She said that rain forced several of the rehearsals indoors. On the first night she was in California, “We got together in a ballroom of our hotel,” Heist said. “The minute we played together, it sounded glorious and harmonious. The next day, we were supposed to practice outside. We went to Arcadia High School and it was raining again, so we practiced in the auditorium of the high school.”
The four pieces of music that the band performed were “Seventy Six Trombones” from “The Music Man,” by Meredith Wilson; “Sing, Sing, Sing,” by Benny Goodman; “Stars and Stripes Forever,” by John Philip Sousa; and “Strike Up the Band,” by George Gershwin and Ira Gershwin.
On the third day, the group practiced outside in the rain “because we had a performance later that day at Band Fest, which is a festival for high school bands to perform their band shows and compete against each other,” Heist said. She explained the band directors band was performing as a showcase and was not competing against the high school bands.
A float saluting the Greatest Band Director in the World, Harry L. Dinkle, from the “Funky Winkerbean” comic strip by Tom Batiuk. (Photo courtesy of Amy Heist)
“I played the Sousaphone. The rain would just pour down from the bell, into my face. You just stand there playing, and you don’t let the rain bother you. Basically, we got soaked through to our skin. But we had a blast. We loved it. It wasn’t very warm. It was only about 45 degrees. We were cold and wet, but we were still happy. After Band Fest, we got to take in another California treat. The In-N-Out Burger. I couldn’t believe that they served us all hot food so fast. We all ate underneath the parking garage. We looked like drowned rats, because we didn’t have hats on.”
On the fourth day, the band practiced marching on streets that had been blocked off with cones. The Band Directors Band did something that no other band had ever done in the history of the Tournament of Roses parade. It was marching with a float. The band had to practice a maneuver in which the group split in two groups just prior to the float coming through the middle. After the float passed by, the band closed up again.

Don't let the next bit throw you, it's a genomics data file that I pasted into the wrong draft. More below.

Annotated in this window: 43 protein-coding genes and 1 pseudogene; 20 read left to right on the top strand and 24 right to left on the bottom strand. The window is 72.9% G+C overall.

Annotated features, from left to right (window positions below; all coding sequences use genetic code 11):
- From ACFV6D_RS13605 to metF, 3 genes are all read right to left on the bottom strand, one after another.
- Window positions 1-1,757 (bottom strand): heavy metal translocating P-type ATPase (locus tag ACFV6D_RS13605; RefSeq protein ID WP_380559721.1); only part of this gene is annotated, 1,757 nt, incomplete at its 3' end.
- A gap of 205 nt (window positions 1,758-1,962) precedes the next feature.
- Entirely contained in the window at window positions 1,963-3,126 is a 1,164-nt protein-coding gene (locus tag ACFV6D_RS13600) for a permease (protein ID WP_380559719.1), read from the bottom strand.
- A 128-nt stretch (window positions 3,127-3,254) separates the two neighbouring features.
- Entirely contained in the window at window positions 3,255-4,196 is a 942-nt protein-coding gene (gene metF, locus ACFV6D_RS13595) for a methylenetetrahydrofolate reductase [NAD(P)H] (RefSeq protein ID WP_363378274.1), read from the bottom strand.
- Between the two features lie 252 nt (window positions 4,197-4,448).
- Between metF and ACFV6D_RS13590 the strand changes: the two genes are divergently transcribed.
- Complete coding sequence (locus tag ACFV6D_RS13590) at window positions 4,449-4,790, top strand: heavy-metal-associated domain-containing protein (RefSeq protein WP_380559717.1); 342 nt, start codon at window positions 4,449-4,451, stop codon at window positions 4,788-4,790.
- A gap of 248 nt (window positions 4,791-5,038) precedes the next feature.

The timing had to be very precise, Heist said. And, because of that, the band had an extra opportunity to perform, when, on the day prior to the parade, all of the floats were judged at the site where the floats were constructed. “
Because our band and the float were a complete unit, the band had to be there to be judged with the float,” Heist said. “When the judges came, we had to play a song with our float. It’s kind of weird, but it was the first time in 133 years of the Tournament of Roses parade that there was a band and a float that were coordinated together. We felt like we were being trend setters. We won the Showmanship Award.”
After a last practice session on the day of New Year’s Eve, the band that only had 10 hours of rehearsal as a complete unit was ready to perform at the parade.
Performers traveled to a holding area by bus, in uniform and carrying their instruments, early in the morning. After several hours of waiting and moving from one holding area to the next, they were ready to start marching. Before long, they had arrived at a corner known as “TV Corner.” It is called that because, according to Heist, 50 to 100 television cameras are set up at that corner in Pasadena. Playing the Sousaphone at TV Corner was very exciting, Heist said.